However, if the medical profession sees forced-feeding as an unethical act, assuming the person is mentally competent, is it still possible to for the government to be moral in its claim to force-feed an individual to keep them alive? If it was in the interest to keep these men alive, it must be asked, to what end? The hunger strikes exist because the men live in a never-never world of neither black nor white. They are not prisoners of war or criminals (both of which would have rights under the Geneva Convention or the US Constitution.) These “enemy combatants” live in a world that have been detained years AFTER the Obama administration approved their release. The hunger strike is a recognizable peace protest of their continual imprisonment without charges, but because of politics they remain in prison. They have become desperate individuals, in which they are forced to live forever… without knowing if there will ever be an end. Clearly, to some, death is the certainty they crave. The difference between how we treat prisoners in relation to human dignity, still is in contrast with other prisoners held in the United States. Convicted prisoners serving time, that go on hunger strikes, are provided a sense of dignity. At least in some federal prisons they handle hunger strikes far less coercively, then what’s happening at Guantánamo. For example, in 2007, federal prisoner Sami al-Arian went on a water-only hunger strike for 60 days. Near the end of the strike, he was unable to walk, and trembled constantly. He was transferred to a medical prison, but was not force-fed, though prison officials considered doing so. In contrast, based on court documents and press reports about the Guantanamo hunger strikes, detainees have been force-fed in a matter of days or weeks after they start refusing meals — long before their lives were in serious danger. Clearly, when it comes to hunger strikes, not all prisoners are created equal.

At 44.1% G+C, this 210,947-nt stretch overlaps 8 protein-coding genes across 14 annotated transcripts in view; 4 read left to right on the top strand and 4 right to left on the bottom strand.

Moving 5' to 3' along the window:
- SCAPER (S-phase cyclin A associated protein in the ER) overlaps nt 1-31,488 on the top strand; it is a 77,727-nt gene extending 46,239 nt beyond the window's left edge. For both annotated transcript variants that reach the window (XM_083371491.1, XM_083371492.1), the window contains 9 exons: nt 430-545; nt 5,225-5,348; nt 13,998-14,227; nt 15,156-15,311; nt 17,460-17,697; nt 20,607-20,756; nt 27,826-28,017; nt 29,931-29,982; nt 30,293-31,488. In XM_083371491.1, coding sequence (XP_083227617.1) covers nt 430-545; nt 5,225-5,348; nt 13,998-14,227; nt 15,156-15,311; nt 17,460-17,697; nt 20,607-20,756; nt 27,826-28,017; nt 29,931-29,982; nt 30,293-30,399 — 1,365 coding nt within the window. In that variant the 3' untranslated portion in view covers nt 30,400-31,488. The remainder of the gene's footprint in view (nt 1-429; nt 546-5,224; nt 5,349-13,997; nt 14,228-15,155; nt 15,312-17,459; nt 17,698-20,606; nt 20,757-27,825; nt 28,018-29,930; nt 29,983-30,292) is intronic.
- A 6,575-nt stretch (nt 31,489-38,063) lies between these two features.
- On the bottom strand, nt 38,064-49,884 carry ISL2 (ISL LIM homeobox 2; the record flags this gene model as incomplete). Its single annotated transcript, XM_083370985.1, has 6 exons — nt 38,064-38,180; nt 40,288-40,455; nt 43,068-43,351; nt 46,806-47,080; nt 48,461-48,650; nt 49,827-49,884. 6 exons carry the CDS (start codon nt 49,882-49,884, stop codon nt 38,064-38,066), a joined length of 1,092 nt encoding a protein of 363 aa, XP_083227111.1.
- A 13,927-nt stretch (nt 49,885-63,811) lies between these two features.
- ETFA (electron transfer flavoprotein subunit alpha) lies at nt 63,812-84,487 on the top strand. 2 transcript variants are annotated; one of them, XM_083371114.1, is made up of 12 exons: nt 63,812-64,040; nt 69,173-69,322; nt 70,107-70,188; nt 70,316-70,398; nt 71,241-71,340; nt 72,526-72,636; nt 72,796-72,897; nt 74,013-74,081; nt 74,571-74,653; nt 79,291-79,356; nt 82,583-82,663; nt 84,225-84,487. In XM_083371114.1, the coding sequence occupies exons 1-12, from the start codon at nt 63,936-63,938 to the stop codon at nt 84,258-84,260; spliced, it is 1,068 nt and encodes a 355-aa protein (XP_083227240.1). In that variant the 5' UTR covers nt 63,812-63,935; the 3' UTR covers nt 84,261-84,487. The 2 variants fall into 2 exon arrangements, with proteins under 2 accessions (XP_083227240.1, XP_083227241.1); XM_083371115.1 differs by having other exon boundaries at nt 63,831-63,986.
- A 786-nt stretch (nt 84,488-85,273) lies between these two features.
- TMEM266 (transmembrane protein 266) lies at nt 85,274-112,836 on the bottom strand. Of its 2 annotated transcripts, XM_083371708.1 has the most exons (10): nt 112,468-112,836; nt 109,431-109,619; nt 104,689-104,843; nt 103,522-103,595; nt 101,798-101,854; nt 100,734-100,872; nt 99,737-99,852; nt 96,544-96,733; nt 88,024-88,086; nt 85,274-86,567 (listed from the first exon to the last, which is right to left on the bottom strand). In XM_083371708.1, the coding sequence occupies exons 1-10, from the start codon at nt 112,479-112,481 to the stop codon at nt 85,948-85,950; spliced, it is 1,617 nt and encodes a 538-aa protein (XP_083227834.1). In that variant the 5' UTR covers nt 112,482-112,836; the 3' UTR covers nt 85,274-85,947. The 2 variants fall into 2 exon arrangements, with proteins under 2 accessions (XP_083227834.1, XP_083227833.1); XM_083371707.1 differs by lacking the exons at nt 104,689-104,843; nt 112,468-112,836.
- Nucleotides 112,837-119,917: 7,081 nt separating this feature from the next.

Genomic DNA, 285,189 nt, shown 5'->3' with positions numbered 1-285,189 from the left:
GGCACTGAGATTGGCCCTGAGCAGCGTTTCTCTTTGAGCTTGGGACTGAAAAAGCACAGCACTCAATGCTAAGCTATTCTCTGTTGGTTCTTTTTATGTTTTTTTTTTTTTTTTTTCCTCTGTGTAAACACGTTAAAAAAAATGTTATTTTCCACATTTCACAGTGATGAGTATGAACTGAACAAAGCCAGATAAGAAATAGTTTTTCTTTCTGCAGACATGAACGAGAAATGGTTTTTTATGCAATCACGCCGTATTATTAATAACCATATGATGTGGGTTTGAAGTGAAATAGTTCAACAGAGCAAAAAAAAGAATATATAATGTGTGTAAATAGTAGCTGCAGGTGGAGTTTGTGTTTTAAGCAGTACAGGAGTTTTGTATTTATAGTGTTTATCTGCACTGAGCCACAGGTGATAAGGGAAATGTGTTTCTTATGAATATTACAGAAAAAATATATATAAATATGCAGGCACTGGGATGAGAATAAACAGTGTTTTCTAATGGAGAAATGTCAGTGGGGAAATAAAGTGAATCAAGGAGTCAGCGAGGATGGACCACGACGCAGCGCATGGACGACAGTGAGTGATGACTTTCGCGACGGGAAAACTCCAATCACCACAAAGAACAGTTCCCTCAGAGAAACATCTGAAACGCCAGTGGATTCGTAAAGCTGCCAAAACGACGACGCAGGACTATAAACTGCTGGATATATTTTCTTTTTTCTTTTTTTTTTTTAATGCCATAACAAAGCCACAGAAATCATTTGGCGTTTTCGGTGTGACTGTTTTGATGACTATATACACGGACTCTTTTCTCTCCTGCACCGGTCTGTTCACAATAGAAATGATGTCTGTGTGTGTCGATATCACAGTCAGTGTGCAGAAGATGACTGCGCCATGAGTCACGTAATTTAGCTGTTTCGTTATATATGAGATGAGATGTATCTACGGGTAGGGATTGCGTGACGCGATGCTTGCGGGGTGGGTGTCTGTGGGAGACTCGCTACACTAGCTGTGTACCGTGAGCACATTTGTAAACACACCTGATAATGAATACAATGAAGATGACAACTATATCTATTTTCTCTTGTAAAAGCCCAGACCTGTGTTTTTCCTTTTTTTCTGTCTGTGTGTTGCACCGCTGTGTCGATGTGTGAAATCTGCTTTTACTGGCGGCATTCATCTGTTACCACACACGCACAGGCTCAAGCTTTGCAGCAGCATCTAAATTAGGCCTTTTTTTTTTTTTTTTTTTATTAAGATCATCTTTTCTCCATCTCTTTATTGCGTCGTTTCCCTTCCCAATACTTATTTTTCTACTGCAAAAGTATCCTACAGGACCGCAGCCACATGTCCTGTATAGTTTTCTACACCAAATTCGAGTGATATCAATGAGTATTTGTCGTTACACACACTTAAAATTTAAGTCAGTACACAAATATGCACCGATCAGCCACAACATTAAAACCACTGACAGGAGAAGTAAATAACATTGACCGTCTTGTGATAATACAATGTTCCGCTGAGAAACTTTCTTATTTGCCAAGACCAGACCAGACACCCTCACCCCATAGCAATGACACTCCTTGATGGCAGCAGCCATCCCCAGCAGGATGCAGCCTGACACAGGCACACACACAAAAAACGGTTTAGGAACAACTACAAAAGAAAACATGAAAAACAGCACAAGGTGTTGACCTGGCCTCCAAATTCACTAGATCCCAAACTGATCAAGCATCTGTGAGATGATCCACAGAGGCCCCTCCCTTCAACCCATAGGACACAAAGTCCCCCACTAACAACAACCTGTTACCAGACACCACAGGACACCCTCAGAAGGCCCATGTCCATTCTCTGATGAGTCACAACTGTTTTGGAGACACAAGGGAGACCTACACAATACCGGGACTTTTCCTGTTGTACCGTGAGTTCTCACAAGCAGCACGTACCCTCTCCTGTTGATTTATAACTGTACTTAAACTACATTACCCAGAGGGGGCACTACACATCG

Human dignity is the hallmark of the founding of this country. However, if we cannot rely on past wars, or interpretations of our laws, we must recognize these limitations as it applies to the “war on terror.” In 1985, Associate Justice of the Supreme Court of the United States William J. Brennan, Jr. wrote,
If our free society is to endure, those who govern must recognize human dignity and accept the enforcement of constitutional limitations on their power conceived by the Framers to be necessary to preserve that dignity and the air of freedom which is our proudest heritage. Such recognition will not come from a technical understanding of the organs of government or the new forms of wealth they administer. It requires something different, something deeper–a personal confrontation with the wellsprings of our society.
It’s not ethical, but, rather rational to keep them alive. From an intelligence perspective, if any of these men die, it is highly likely we will see indications of increased violence and a possible upsurge in terrorist recruitment. When Irish Republican Army Bobby Sands starved to death in a British prison in 1981, it led to an increase in recruitment in the IRA and consequently, intense violence that extended that conflict. Without a doubt, the deaths of these individuals in government facilities will be watched outside the walls of this facility and will need watching. Force-feeding may prevent this type of martyrdom, but it also leaves the United States open to further accusations of state torture and prolongs an enviable ending…..or does it?